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PPA testifies before California committee

9 Feb 2010

WASHINGTON, D.C. -- (PRESS RELEASE) -- The Poker Players Alliance (PPA), the leading poker grassroots advocacy group with more than one million members nationwide and over 120,000 members in California, today testified before the California Senate Governmental Organization Committee that not only is online poker able to be regulated, it is currently being effectively regulated across the globe. The Committee called the hearing to investigate licensing and regulating intrastate online poker.

"The PPA respects the due-diligence of the Committee to investigate "if" online poker can be regulated, and we stand here to tell you that it unquestionably can be regulated, and in fact, already is being regulated, very effectively, across the globe in well-respected jurisdictions," said John Pappas, executive director of the PPA, who testified along with PPA's California State Director Steven J. Miller. "The U.S. Congress is debating federal bills that would establish a licensed and regulated online poker marketplace, which the PPA strongly supports."

"Given California's love affair with poker, the PPA and our members feel strongly that if the state decides to go down the path of intra-state licensed and regulated Internet poker it must do it with the long-term needs of the consumer and of the State and California Tribes in mind," testified Miller.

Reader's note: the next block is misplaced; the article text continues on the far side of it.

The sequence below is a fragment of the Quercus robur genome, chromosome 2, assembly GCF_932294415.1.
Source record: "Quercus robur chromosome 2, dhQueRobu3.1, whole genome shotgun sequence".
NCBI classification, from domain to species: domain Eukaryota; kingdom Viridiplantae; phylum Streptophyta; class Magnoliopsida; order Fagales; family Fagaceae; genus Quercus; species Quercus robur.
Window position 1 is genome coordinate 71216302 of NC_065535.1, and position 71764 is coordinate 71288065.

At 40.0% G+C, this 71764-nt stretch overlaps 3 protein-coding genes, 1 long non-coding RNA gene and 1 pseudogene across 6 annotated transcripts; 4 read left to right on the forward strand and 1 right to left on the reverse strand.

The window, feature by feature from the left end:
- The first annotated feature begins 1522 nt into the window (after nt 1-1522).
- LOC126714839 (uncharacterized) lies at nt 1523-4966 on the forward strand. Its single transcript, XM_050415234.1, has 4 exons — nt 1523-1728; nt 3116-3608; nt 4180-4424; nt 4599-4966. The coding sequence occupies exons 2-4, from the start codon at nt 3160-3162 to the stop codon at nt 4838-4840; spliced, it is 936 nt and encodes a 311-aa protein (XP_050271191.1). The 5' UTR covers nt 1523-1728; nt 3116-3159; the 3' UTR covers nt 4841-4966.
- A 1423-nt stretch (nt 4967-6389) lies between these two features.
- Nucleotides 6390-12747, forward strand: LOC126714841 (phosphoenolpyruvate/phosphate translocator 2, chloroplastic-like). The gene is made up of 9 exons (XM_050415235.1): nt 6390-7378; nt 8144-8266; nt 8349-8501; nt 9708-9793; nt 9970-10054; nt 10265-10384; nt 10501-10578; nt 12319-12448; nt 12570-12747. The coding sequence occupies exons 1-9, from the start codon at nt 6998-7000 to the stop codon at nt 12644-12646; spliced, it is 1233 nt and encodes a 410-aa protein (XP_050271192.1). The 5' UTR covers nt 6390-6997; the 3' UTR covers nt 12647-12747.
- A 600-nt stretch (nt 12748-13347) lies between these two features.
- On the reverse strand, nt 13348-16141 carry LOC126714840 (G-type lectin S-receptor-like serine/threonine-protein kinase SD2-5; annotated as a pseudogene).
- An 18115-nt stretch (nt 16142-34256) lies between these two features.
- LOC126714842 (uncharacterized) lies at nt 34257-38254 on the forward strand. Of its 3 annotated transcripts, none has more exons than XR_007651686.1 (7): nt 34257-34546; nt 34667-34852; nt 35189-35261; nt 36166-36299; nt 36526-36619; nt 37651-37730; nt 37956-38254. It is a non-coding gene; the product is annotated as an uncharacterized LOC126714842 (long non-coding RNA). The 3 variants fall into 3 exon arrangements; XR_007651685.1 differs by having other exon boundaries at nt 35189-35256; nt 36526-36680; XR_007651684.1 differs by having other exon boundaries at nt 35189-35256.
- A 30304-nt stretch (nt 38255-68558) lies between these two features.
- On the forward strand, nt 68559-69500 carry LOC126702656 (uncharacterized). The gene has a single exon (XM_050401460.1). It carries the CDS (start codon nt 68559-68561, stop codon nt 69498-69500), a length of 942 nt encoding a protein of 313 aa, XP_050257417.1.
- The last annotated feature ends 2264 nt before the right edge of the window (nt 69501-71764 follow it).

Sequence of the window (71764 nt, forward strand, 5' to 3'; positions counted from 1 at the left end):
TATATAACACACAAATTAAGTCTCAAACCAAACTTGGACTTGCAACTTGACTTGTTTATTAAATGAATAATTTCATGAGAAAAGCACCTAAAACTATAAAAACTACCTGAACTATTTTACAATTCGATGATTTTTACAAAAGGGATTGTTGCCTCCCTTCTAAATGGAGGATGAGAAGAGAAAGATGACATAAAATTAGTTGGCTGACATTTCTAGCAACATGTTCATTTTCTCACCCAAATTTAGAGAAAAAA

The PPA outlined several suggestions for the Committee to consider to ensure potential intrastate licensing and regulation is done in an effective, competitive manner.

  • Respect the consumer. Without the buy-in from the online poker community, efforts to regulate the game will be futile.
  • Ensure competition: The true opportunity for California is to capitalize and regulate the current market, add new entrants, and provide the poker player with expanded choice and consumer safeguards at the same time. Limiting the marketplace to one online poker provider, as has been discussed, will create a monopoly, turn away consumers, and stifle innovation. In short, it will not work.
  • Protect access to the global poker marketplace. PPA members and poker players in California are concerned that intrastate licensing and regulation will limit their play to other California players only. This not only hurts the consumers, but it hurts the tax revenue potential for the state of California. If a player can't find a game online that they want to play, they will simply not play and that means that an opportunity to generate tax revenue is lost.

"A conservative strategy is the favored approach when considering the future of online poker regulation in California. It would be unwise to push "all-in" on an intra-state monopoly that favors a consortium of interests when it is the consumers who ultimately hold the best hand," concluded Pappas.

 
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